Steve  20:53: But this is likely to go to determining valuer. And I can tell you, I've done my fair share of not easy determinations over my experience and quite frankly, I wouldn’t want to do it. Because there is no right answer to it. And I know that one of the bigger firms have put a figure on it, I have put a figure on it in a pragmatic sense. It's a lot less than what the passing rent is. But is the landlord going to agree? It’s an absent landlord, international, you know, I'm not sure they care. But it's not about it's not just about the restaurant itself. It's about what this COVID things done and is doing. Let alone the ability to get information. I know for a fact within this particular locale there’s about four or five tenancies assigned to short term leases a couple years ago. Can I get that information? No. Can the determining valuer get it? Yes? Do I get the chance to talk about it? No. One person analyses it one way and another analyses it slightly differently. And it's just crazy. So that I'm not saying that case, in every instance, don't. But this is just probably a worst case scenario. I don't know whether Rohan has any views on what I've just talked about. But it's just really, really difficult. And there's no easy answer to it, you just got to work it out the best way you can. But I come back to the point with COVID in particular, if you can push it to one side and do it without bringing it into the equation. I think that's a better scenario. Because as you say, double dipping and so forth. It's not easy.

Rohan  22:15: Yeah, I know the matter Steve, it's a very interesting example. I don't know how… you’re quite right. I don't think a valuer could come up with a value because no tenant would ever want that space on the spot, six months notice ,with the fit outs, I don’t know how you could come up with the right value there. And it's one, you know, it could go to VCAT if you know, the valuer determines or rent that's high.

Steve 22:34: Well, the valuer is realistically, is absolutely and unequivocally in a no win position.

Rohan 22:45: Well, absolutely. And look, the space is worth something no doubt. But what's it worth? I don't know how you would work it out.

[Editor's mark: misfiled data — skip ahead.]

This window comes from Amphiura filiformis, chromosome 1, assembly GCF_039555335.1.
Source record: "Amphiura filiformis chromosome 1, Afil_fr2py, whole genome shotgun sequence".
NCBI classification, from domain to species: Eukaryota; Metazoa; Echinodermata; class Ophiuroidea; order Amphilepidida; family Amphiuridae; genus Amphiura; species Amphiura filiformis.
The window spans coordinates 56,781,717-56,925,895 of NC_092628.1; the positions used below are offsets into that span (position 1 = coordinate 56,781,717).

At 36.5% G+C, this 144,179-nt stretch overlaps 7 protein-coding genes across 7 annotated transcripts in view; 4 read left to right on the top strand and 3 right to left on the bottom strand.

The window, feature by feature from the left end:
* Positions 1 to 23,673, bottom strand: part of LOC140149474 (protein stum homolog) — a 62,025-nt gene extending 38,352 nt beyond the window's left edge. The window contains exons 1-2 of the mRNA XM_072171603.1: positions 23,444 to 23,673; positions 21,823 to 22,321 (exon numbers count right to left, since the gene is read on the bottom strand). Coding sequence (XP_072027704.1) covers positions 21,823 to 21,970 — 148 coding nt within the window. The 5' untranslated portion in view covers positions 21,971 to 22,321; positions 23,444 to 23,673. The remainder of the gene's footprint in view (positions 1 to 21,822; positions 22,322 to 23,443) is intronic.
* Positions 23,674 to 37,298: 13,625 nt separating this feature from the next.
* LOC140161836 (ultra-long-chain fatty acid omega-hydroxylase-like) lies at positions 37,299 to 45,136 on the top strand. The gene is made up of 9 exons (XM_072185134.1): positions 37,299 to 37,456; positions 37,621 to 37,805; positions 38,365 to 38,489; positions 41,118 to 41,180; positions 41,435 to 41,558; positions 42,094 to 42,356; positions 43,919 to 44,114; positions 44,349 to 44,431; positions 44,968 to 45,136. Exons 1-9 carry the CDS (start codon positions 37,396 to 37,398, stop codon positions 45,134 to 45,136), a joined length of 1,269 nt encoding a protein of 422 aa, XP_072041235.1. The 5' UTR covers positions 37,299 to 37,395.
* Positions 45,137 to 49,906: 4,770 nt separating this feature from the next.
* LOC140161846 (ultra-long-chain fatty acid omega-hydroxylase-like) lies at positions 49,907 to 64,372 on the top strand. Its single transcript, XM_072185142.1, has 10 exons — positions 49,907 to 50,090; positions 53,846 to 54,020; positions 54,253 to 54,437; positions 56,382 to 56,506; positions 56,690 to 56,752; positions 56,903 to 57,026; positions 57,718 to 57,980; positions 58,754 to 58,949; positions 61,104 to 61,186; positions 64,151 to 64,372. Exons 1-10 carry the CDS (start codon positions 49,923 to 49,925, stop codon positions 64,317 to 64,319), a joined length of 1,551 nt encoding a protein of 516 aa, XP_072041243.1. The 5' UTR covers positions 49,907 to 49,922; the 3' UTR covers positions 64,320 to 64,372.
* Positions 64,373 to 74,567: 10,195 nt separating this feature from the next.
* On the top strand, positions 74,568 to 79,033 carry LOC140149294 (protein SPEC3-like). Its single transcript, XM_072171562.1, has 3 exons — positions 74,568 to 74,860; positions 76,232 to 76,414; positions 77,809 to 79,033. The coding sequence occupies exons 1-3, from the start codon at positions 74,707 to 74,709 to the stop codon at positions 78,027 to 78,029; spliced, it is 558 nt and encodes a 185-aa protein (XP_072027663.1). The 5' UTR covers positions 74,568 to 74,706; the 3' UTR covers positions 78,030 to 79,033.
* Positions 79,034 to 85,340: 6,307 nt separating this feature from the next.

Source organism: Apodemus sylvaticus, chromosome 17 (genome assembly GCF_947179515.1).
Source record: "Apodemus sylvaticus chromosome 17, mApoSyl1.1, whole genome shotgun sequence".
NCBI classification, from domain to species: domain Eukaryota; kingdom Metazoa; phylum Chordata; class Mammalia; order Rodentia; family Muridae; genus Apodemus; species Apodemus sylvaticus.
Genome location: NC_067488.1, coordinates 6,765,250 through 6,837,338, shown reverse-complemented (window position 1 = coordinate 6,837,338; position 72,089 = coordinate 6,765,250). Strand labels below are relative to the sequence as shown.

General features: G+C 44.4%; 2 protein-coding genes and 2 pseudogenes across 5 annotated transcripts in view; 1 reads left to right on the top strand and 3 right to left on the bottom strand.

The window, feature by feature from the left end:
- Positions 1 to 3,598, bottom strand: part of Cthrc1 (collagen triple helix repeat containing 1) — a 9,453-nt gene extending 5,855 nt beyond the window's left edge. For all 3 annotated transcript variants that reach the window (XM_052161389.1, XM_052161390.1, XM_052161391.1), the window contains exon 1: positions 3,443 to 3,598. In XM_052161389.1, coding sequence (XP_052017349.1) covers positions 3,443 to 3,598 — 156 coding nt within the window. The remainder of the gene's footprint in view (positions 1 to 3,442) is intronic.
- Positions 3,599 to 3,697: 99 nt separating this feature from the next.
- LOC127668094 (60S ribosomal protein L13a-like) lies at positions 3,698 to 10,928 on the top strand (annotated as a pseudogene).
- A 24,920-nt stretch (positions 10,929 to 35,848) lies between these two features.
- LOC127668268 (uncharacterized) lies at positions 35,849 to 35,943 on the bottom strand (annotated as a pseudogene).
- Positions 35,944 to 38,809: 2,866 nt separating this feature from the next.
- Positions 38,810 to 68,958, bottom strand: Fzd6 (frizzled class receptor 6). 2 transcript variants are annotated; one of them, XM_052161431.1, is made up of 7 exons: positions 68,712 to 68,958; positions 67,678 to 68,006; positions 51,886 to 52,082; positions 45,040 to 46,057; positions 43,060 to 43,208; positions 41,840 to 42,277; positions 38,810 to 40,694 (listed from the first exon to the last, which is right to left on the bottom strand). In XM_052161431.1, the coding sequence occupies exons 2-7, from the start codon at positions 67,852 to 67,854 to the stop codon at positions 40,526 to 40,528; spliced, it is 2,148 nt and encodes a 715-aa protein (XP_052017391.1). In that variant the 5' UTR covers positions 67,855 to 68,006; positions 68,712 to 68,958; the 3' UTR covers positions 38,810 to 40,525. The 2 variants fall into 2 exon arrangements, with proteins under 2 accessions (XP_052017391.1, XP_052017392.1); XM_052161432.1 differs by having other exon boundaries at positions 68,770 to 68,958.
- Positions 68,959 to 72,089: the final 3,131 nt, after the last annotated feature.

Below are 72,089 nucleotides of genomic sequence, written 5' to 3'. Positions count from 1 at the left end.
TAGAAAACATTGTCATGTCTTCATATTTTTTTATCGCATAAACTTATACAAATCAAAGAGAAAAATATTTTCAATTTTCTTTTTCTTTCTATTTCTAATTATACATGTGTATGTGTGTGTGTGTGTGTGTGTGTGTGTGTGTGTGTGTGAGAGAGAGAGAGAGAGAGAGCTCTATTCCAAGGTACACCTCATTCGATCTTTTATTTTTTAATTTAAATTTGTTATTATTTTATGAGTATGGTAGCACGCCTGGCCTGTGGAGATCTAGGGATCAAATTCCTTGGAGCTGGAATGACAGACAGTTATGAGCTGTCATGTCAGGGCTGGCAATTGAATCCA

Steve 22:49: Well, look, you I suppose at one level, you could do it on a percentage rent type basis. That is, the turnover is X. But even but then you've got the situation that the damn thing is closed. These restaurants open, reopen, they don't get back to doing a, pick a silly number, their 20 grand a week. It's impossible where you’ve got limited numbers allowed to go in there. They're not fully open properly. And then there's a confidence factor of the people actually wanting to go to restaurants, you know small ones maybe, bigger ones? I don't know. Yeah, we're some time away from getting back to anything normal in that in that particular sector of the market. So it's, it's just a really fascinating place to be putting your toe in the water, so to speak, but it's also fraught with a lot of issues.

Rohan 23:31: That's right, and what tenant would want to spend even a million bucks on a sixth month lease?

Steve 23:36: Well, if you're kicked out, it's not gonna happen. That's why I said before facetiously, the market rental value of it right now is probably zero. It's a it's a midterm review. So the tenants there, I mean, they're not going anywhere at this point, unless let's say, the landlord that is, exercises its right to issue a demolition notice, and then you've got the argument is, is what the conversation would be down the track. That's another issue.

Nicola 23:58: In September, there was a 90% surge in Sydney for sublease stock. Does this effect the market rent?

Steve  24:17: It's a good question - subleasing market could be arguably a separate market in its own right. But again, you've got to be a little bit pragmatic about this. And if you say, if you're looking around for deals, if I can call it that, in terms of real evidence, that is, if you've got a raft of sub leasing deals, where people are looking at taking it on, potentially because they're downsizing or whatever the case may be, or if the lease is coming up, they don't want to stay in that 5000 square meters and want to go to 2000 square meters, for example. At some point if there's enough of those sort of deals around that, that does become the market, in my view. Even though, even if they're subsidized by the sitting tenant, in terms of subleasing, the fact is, it is a deal. Whatever that deal may be. It's like arguing about mortgagee sales in the residential market, if you're not mortgagee sales becomes the market. Same sort of principle. I think so yeah, I think I think it's going to have an impact on the market rate, particularly in the office area.